A new study finds that a particular gene involved with the aging process could be a marker that determines who is predisposed to myeloma blood cancer as well.

Myeloma is a cancer of plasma cells, a type of white blood cell, within bone marrow. Normally, these cells are able to produce antibodies, which fight infection, however, when someone has myeloma, they become cancerous, and multiply uncontrollably. Because of this, a higher-than-normal amount of abnormal antibodies are also produced, which can cause problems in bones, the immune system, kidneys, and red blood cell counts.

Researchers at the Institute of Cancer Research in London studied the genetic makeup of 4,692 myeloma patients and compared them with the DNA of 10,990 people who didn’t have the cancer. They also combined their data with other samples of myeloma patient DNA from researchers in Germany. They discovered four new genetic variants, which acted as markers that they believed could indicate risk for developing myeloma.

One of these markers, the TERC gene, is responsible for regulating the length of telomere caps, which are found on the ends of DNA. Normally, these caps erode over time, leading to the aging of tissue. But they found that cancerous cells might be able to ignore these signals and continue to multiply.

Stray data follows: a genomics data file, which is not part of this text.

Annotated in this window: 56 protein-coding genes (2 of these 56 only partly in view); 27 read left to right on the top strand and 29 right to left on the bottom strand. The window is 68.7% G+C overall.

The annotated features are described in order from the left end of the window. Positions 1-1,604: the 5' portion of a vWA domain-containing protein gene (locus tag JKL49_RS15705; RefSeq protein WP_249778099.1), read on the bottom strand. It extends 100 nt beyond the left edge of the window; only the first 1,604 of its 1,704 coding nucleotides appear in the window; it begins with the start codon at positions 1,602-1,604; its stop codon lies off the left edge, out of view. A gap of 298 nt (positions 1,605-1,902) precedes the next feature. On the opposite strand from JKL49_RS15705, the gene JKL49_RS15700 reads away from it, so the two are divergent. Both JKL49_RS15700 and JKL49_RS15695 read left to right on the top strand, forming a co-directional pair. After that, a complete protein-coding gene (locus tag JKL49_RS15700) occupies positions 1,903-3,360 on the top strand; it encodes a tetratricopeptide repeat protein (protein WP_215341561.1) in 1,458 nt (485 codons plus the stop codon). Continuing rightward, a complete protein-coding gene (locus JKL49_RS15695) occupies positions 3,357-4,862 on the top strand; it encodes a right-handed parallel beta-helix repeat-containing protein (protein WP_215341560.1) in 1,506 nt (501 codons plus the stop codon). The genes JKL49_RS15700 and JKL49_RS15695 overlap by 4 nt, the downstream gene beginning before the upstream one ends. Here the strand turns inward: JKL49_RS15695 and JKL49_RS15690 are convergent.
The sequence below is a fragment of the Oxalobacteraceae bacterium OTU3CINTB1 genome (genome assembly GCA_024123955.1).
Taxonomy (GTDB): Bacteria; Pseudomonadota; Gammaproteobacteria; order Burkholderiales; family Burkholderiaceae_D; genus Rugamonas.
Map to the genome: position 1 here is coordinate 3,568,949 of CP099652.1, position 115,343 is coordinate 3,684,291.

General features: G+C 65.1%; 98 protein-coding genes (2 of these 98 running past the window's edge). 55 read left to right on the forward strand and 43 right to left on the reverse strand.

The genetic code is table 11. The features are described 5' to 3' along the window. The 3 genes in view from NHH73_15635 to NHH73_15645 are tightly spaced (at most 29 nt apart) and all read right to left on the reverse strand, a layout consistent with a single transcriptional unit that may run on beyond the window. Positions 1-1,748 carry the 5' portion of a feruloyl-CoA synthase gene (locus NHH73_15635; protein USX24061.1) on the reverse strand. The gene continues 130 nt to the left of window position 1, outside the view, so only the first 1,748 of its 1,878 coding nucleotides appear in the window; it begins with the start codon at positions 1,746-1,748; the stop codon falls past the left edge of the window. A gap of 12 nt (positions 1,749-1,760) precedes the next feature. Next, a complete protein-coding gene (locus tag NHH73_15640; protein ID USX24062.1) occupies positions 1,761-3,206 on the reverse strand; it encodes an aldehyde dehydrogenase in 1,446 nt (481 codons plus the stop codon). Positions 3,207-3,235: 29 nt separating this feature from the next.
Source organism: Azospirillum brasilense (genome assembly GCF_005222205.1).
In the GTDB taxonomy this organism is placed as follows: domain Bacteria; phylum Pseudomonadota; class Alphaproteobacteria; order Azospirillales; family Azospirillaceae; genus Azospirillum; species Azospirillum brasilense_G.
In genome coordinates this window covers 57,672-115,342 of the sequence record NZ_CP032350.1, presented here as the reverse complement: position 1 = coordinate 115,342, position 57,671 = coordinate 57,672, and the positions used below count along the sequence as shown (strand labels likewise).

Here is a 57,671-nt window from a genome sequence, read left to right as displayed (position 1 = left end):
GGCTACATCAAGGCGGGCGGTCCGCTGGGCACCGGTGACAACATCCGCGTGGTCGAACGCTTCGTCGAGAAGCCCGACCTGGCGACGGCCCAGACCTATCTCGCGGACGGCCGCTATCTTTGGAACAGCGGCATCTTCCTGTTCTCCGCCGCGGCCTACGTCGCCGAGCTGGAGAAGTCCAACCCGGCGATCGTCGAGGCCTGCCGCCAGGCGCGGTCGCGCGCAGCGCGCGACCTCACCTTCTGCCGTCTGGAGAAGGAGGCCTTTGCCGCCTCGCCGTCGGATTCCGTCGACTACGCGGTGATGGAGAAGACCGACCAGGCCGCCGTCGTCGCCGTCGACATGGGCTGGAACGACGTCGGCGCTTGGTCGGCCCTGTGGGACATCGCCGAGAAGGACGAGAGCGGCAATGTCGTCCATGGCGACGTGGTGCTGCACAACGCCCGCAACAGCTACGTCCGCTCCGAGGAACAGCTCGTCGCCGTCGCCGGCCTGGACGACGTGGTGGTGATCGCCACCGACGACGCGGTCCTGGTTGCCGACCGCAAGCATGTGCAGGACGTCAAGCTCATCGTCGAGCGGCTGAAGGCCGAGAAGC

“Our study has taken an important step forward in understanding the genetics of myeloma, and suggested an intriguing potential link with a gene that acts as a cell’s internal timer,” co-leader of the study Richard Houlston, professor of molecular and population genetics at the Institute of Cancer Genetics, said in a statement.

"We know cancer often seems to ignore the usual controls over ageing and cell death, and it will be fascinating to explore whether in blood cancers that is a result of a direct genetic link. Eventually, understanding the complex genetics of blood cancers should allow us to assess a person's risk or identify new avenues for treatment."

Myeloma usually develops in people aged 67 or older. The National Cancer Institute estimates that 22,350 Americans will be diagnosed with myeloma and 10,710 will die from it by the end of 2013. Symptoms of the cancer include high calcium levels, kidney failure, anemia-related fatigue, and bone damage or fractures.

In total, the researchers found four new genetic variants linked to myeloma, bringing the number of genetic variants linked to myeloma up to seven. The researchers say that these variants could be the targets for future myeloma treatments.

Source: Chubb D, Weinhold N, Broderick P, et al. Common variation at 3q26.2, 6p21.33, 17p11.2 and 22q13.1 influences multiple myeloma risk. Nature Genetics. 2013.